The old adage, “show don’t tell” makes it all sound so easy. But it’s not. To show is to reveal and to tell is to cover up. Donut was in a rage at the world. If I simply tell my readers “Donut was angry” they can skim over her emotional state, let it slip away without engagement. I don’t name it. Instead I have Donut storm down the road. “She kicked those rocks so hard they’d kill a cat.” The reader has to unpack the anger, uncover it, engage with it—feel it. For me that is the essence of a powerful reading experience—to cross over, join the character on their emotional journey.
Objects in stories can carry an emotional charge. In A Stitch in Time Donut’s Aunt Agnes plans to cart her off to Boston, far from her Vermont village. Donut runs away using her pops last invention—a folding tin boat. She names the boat Nehi and it carries her safely across Dog Pond to her hideout. This boat is a powerful object in the story—Donut’s physical link to her pops. I have a footstool that my dad made when he was a kid. It is an ugly thing—wobbly and crooked. But that footstool emanates a strong mix of emotions for me that have changed over time—sadness, longing, a smile. This footstool is Donut’s boat. Although the Nehi is an awkward, tippy craft, Donut insists it is perfect, like her pops. But, like many sacred objects, the Nehi has its own narrative arc linked to its owner. When it sinks and Donut nearly drowns she is devastated as she has lost her pops a second time. But her relationship to this object provides a turning point in the story. She comes to realize it wasn’t one of his best inventions and like the Nehi her pops’ wasn’t perfect. Thus, Donut’s view of this tin boat changes over time while it acts as a repository of Donut’s emotional and psychological state.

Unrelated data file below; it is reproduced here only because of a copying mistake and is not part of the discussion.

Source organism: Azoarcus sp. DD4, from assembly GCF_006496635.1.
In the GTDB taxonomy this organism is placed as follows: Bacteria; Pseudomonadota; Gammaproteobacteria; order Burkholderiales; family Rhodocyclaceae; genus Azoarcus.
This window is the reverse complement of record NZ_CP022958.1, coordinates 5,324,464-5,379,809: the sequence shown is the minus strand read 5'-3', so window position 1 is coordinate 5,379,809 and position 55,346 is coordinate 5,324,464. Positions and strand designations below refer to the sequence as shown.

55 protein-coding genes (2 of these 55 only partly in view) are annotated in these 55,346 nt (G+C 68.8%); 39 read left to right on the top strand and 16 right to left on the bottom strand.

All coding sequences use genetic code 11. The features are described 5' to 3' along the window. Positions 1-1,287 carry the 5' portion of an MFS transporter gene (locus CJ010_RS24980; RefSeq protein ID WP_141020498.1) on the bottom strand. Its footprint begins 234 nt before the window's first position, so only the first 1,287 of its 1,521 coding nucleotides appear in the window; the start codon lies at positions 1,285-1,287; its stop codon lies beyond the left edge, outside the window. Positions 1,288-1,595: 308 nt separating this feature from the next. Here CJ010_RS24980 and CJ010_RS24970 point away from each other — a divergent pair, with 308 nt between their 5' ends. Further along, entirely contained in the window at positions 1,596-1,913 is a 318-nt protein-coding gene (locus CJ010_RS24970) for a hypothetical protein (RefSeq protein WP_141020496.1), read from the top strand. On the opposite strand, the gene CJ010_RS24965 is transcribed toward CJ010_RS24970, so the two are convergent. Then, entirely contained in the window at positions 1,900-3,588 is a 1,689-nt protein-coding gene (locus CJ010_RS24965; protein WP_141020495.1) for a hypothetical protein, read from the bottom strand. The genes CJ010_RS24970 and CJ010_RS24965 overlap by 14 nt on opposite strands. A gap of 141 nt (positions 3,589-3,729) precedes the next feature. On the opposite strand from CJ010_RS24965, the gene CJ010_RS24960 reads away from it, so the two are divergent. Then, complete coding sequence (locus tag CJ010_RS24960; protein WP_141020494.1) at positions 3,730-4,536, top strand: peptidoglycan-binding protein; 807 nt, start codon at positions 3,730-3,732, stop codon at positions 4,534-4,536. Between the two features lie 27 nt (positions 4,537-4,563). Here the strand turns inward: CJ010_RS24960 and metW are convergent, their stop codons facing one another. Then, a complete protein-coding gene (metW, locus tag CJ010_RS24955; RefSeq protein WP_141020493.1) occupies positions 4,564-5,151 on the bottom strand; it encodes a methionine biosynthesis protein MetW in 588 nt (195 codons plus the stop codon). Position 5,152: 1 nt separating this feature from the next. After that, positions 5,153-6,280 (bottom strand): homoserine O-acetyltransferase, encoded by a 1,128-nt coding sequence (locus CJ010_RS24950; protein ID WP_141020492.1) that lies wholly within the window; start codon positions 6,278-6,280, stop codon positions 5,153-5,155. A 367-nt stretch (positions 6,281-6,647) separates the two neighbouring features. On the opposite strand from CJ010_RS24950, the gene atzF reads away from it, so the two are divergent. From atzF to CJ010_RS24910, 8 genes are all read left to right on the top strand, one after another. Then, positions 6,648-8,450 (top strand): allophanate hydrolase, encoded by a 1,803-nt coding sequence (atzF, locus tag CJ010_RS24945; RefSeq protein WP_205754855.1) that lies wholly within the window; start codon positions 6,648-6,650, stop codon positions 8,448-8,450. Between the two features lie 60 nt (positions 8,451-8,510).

Place can also carry an emotional load. Early in the story, Donut and Tiny, her best friend, hike out to Dog Pond and set out on the maiden voyage of the Nehi. They drift over what she calls the deep spot—“where the sunlight couldn’t reach, a place full of secrets, where big fish lurked in the cold mud. A dark stillness rose up to the surface…” Throughout the story Donut tries to fathom the meaning of death. The deep spot frightens her, the not knowing frightens her. As a kid my fear lurked in a dark closet in our house that smelled of decay and dust. In a later chapter Donut is alone, fishing, out over the deep spot. This place has already been imbued with ith meaning and latent fear which intensifies the dramatic moment when the Nehi sinks and Donut almost drowns. As writers we can load objects and places with an emotional charge that is subtle and at times unconsciously felt by our readers. I don’t deliberately set out to create these objects in my narratives but when they show up I nurture them and weave them into later drafts to harness their emotional punch.